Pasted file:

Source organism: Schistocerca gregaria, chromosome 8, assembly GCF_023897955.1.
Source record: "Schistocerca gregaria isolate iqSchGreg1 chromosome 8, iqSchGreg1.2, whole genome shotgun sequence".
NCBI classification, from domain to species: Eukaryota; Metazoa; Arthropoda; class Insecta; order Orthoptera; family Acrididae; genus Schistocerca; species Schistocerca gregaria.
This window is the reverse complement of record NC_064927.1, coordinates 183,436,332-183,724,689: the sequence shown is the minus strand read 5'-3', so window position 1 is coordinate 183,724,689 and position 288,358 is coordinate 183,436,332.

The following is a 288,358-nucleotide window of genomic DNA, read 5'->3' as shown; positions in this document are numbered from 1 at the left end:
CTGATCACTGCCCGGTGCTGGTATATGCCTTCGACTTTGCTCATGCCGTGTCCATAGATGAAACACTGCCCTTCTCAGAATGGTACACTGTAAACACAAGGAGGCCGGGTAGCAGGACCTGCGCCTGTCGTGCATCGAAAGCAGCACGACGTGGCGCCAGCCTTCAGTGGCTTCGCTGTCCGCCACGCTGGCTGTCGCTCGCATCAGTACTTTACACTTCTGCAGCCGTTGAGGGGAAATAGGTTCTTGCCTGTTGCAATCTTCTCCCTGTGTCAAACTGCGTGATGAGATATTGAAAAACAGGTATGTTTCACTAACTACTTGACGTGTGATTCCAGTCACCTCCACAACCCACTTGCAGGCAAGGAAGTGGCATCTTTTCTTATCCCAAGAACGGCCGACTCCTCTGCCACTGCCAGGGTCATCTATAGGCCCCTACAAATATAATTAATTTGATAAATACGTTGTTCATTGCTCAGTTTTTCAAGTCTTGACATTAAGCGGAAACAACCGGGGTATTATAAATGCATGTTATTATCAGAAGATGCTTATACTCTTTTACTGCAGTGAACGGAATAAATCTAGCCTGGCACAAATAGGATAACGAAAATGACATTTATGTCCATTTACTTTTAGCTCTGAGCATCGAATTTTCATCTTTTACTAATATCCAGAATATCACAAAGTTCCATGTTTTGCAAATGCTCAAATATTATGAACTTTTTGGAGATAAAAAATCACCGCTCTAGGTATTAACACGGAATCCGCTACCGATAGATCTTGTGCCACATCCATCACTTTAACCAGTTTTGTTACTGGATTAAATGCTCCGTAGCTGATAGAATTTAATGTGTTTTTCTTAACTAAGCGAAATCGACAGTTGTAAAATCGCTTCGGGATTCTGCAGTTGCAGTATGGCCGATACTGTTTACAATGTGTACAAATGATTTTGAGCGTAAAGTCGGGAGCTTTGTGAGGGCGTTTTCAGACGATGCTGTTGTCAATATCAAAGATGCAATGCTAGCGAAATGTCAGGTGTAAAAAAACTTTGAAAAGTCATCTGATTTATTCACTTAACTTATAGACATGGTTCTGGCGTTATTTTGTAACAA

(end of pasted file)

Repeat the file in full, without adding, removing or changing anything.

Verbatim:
Source organism: Schistocerca gregaria, chromosome 8, assembly GCF_023897955.1.
Source record: "Schistocerca gregaria isolate iqSchGreg1 chromosome 8, iqSchGreg1.2, whole genome shotgun sequence".
NCBI classification, from domain to species: Eukaryota; Metazoa; Arthropoda; class Insecta; order Orthoptera; family Acrididae; genus Schistocerca; species Schistocerca gregaria.
This window is the reverse complement of record NC_064927.1, coordinates 183,436,332-183,724,689: the sequence shown is the minus strand read 5'-3', so window position 1 is coordinate 183,724,689 and position 288,358 is coordinate 183,436,332.

The following is a 288,358-nucleotide window of genomic DNA, read 5'->3' as shown; positions in this document are numbered from 1 at the left end:
CTGATCACTGCCCGGTGCTGGTATATGCCTTCGACTTTGCTCATGCCGTGTCCATAGATGAAACACTGCCCTTCTCAGAATGGTACACTGTAAACACAAGGAGGCCGGGTAGCAGGACCTGCGCCTGTCGTGCATCGAAAGCAGCACGACGTGGCGCCAGCCTTCAGTGGCTTCGCTGTCCGCCACGCTGGCTGTCGCTCGCATCAGTACTTTACACTTCTGCAGCCGTTGAGGGGAAATAGGTTCTTGCCTGTTGCAATCTTCTCCCTGTGTCAAACTGCGTGATGAGATATTGAAAAACAGGTATGTTTCACTAACTACTTGACGTGTGATTCCAGTCACCTCCACAACCCACTTGCAGGCAAGGAAGTGGCATCTTTTCTTATCCCAAGAACGGCCGACTCCTCTGCCACTGCCAGGGTCATCTATAGGCCCCTACAAATATAATTAATTTGATAAATACGTTGTTCATTGCTCAGTTTTTCAAGTCTTGACATTAAGCGGAAACAACCGGGGTATTATAAATGCATGTTATTATCAGAAGATGCTTATACTCTTTTACTGCAGTGAACGGAATAAATCTAGCCTGGCACAAATAGGATAACGAAAATGACATTTATGTCCATTTACTTTTAGCTCTGAGCATCGAATTTTCATCTTTTACTAATATCCAGAATATCACAAAGTTCCATGTTTTGCAAATGCTCAAATATTATGAACTTTTTGGAGATAAAAAATCACCGCTCTAGGTATTAACACGGAATCCGCTACCGATAGATCTTGTGCCACATCCATCACTTTAACCAGTTTTGTTACTGGATTAAATGCTCCGTAGCTGATAGAATTTAATGTGTTTTTCTTAACTAAGCGAAATCGACAGTTGTAAAATCGCTTCGGGATTCTGCAGTTGCAGTATGGCCGATACTGTTTACAATGTGTACAAATGATTTTGAGCGTAAAGTCGGGAGCTTTGTGAGGGCGTTTTCAGACGATGCTGTTGTCAATATCAAAGATGCAATGCTAGCGAAATGTCAGGTGTAAAAAAACTTTGAAAAGTCATCTGATTTATTCACTTAACTTATAGACATGGTTCTGGCGTTATTTTGTAACAA